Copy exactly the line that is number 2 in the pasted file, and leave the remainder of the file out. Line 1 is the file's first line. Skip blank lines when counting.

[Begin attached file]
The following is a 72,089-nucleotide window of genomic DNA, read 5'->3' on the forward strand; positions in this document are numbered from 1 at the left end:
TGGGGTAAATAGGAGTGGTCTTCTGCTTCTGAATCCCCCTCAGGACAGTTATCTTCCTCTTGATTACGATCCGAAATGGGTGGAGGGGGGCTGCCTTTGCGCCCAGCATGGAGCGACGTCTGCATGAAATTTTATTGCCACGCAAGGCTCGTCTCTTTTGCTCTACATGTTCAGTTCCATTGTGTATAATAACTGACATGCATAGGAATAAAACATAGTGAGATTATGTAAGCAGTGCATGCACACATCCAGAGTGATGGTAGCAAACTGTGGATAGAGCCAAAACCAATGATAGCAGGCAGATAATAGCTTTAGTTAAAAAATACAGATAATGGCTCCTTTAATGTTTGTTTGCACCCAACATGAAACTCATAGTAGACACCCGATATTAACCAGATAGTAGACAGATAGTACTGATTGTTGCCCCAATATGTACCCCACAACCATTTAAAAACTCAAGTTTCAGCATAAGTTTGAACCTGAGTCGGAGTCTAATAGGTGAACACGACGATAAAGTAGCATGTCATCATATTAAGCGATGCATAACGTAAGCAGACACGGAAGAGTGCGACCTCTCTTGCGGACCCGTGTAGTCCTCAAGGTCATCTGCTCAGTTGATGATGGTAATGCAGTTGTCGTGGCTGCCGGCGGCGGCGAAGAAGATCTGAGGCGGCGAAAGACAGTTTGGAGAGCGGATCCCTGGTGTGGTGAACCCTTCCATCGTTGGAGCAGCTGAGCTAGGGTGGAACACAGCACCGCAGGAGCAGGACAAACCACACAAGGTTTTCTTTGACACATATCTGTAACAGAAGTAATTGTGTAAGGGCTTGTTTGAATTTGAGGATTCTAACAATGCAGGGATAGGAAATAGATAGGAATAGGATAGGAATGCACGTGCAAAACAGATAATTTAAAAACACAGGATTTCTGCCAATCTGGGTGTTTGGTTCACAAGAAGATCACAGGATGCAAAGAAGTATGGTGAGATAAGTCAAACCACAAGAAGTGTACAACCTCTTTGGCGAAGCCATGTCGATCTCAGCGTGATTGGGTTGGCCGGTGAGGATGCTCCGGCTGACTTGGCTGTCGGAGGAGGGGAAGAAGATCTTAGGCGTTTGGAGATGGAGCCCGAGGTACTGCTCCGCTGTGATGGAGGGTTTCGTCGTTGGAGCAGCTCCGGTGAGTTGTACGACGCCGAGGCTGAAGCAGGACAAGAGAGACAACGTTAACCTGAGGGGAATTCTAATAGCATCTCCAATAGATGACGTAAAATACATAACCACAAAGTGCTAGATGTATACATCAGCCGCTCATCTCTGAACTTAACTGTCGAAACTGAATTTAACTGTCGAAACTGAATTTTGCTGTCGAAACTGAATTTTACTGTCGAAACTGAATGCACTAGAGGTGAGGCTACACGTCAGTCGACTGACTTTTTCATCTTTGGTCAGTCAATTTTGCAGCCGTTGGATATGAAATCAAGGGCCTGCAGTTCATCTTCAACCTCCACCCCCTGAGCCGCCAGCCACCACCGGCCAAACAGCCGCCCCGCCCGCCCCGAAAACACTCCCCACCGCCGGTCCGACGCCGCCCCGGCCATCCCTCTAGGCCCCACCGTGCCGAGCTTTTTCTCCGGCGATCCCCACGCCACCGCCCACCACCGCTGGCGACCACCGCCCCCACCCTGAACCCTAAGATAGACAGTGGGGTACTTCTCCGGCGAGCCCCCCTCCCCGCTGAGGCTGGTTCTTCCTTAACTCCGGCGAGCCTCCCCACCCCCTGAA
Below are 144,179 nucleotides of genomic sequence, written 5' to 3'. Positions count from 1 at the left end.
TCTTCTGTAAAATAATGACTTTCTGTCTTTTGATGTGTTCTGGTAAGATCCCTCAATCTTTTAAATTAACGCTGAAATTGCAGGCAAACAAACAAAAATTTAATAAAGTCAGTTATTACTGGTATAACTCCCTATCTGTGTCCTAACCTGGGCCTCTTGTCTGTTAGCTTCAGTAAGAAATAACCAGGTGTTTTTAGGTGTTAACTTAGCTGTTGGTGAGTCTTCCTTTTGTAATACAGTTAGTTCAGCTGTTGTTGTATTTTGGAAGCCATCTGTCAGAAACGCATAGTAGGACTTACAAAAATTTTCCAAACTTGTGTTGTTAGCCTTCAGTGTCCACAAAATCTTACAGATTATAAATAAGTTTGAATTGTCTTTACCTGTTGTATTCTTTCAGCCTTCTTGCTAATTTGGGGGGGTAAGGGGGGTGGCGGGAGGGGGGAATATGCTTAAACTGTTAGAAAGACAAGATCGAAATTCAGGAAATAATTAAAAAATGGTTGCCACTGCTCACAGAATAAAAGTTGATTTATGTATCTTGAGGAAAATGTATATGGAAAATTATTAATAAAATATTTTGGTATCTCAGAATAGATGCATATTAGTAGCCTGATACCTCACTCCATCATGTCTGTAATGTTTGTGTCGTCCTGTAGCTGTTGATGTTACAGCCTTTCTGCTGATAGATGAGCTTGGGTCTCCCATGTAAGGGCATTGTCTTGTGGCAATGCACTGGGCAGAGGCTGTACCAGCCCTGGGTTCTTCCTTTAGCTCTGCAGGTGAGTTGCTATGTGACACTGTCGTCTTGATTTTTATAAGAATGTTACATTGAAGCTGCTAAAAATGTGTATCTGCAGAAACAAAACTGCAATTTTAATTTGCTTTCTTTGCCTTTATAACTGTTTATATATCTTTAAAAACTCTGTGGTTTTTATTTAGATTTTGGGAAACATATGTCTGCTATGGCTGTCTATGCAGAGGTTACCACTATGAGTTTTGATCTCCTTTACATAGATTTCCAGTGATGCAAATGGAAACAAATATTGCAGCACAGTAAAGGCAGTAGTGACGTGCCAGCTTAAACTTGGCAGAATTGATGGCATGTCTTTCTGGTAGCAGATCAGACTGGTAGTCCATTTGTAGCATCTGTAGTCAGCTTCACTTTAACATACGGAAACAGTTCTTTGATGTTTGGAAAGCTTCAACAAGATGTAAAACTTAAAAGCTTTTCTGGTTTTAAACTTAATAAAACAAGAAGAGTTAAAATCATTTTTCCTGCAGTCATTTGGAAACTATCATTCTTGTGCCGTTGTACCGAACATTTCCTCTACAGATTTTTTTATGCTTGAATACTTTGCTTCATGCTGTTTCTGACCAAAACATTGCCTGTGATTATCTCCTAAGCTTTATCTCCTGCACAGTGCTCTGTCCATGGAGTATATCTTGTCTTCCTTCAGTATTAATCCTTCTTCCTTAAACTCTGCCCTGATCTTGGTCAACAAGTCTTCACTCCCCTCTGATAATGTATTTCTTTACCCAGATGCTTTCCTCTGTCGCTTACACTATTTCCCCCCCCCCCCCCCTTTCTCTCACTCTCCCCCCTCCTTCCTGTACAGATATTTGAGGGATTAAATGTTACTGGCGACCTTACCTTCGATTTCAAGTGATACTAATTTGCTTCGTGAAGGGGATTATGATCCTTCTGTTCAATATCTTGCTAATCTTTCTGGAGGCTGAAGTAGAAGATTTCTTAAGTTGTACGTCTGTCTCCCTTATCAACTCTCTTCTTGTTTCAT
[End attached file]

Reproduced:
TGGGGTAAATAGGAGTGGTCTTCTGCTTCTGAATCCCCCTCAGGACAGTTATCTTCCTCTTGATTACGATCCGAAATGGGTGGAGGGGGGCTGCCTTTGCGCCCAGCATGGAGCGACGTCTGCATGAAATTTTATTGCCACGCAAGGCTCGTCTCTTTTGCTCTACATGTTCAGTTCCATTGTGTATAATAACTGACATGCATAGGAATAAAACATAGTGAGATTATGTAAGCAGTGCATGCACACATCCAGAGTGATGGTAGCAAACTGTGGATAGAGCCAAAACCAATGATAGCAGGCAGATAATAGCTTTAGTTAAAAAATACAGATAATGGCTCCTTTAATGTTTGTTTGCACCCAACATGAAACTCATAGTAGACACCCGATATTAACCAGATAGTAGACAGATAGTACTGATTGTTGCCCCAATATGTACCCCACAACCATTTAAAAACTCAAGTTTCAGCATAAGTTTGAACCTGAGTCGGAGTCTAATAGGTGAACACGACGATAAAGTAGCATGTCATCATATTAAGCGATGCATAACGTAAGCAGACACGGAAGAGTGCGACCTCTCTTGCGGACCCGTGTAGTCCTCAAGGTCATCTGCTCAGTTGATGATGGTAATGCAGTTGTCGTGGCTGCCGGCGGCGGCGAAGAAGATCTGAGGCGGCGAAAGACAGTTTGGAGAGCGGATCCCTGGTGTGGTGAACCCTTCCATCGTTGGAGCAGCTGAGCTAGGGTGGAACACAGCACCGCAGGAGCAGGACAAACCACACAAGGTTTTCTTTGACACATATCTGTAACAGAAGTAATTGTGTAAGGGCTTGTTTGAATTTGAGGATTCTAACAATGCAGGGATAGGAAATAGATAGGAATAGGATAGGAATGCACGTGCAAAACAGATAATTTAAAAACACAGGATTTCTGCCAATCTGGGTGTTTGGTTCACAAGAAGATCACAGGATGCAAAGAAGTATGGTGAGATAAGTCAAACCACAAGAAGTGTACAACCTCTTTGGCGAAGCCATGTCGATCTCAGCGTGATTGGGTTGGCCGGTGAGGATGCTCCGGCTGACTTGGCTGTCGGAGGAGGGGAAGAAGATCTTAGGCGTTTGGAGATGGAGCCCGAGGTACTGCTCCGCTGTGATGGAGGGTTTCGTCGTTGGAGCAGCTCCGGTGAGTTGTACGACGCCGAGGCTGAAGCAGGACAAGAGAGACAACGTTAACCTGAGGGGAATTCTAATAGCATCTCCAATAGATGACGTAAAATACATAACCACAAAGTGCTAGATGTATACATCAGCCGCTCATCTCTGAACTTAACTGTCGAAACTGAATTTAACTGTCGAAACTGAATTTTGCTGTCGAAACTGAATTTTACTGTCGAAACTGAATGCACTAGAGGTGAGGCTACACGTCAGTCGACTGACTTTTTCATCTTTGGTCAGTCAATTTTGCAGCCGTTGGATATGAAATCAAGGGCCTGCAGTTCATCTTCAACCTCCACCCCCTGAGCCGCCAGCCACCACCGGCCAAACAGCCGCCCCGCCCGCCCCGAAAACACTCCCCACCGCCGGTCCGACGCCGCCCCGGCCATCCCTCTAGGCCCCACCGTGCCGAGCTTTTTCTCCGGCGATCCCCACGCCACCGCCCACCACCGCTGGCGACCACCGCCCCCACCCTGAACCCTAAGATAGACAGTGGGGTACTTCTCCGGCGAGCCCCCCTCCCCGCTGAGGCTGGTTCTTCCTTAACTCCGGCGAGCCTCCCCACCCCCTGAA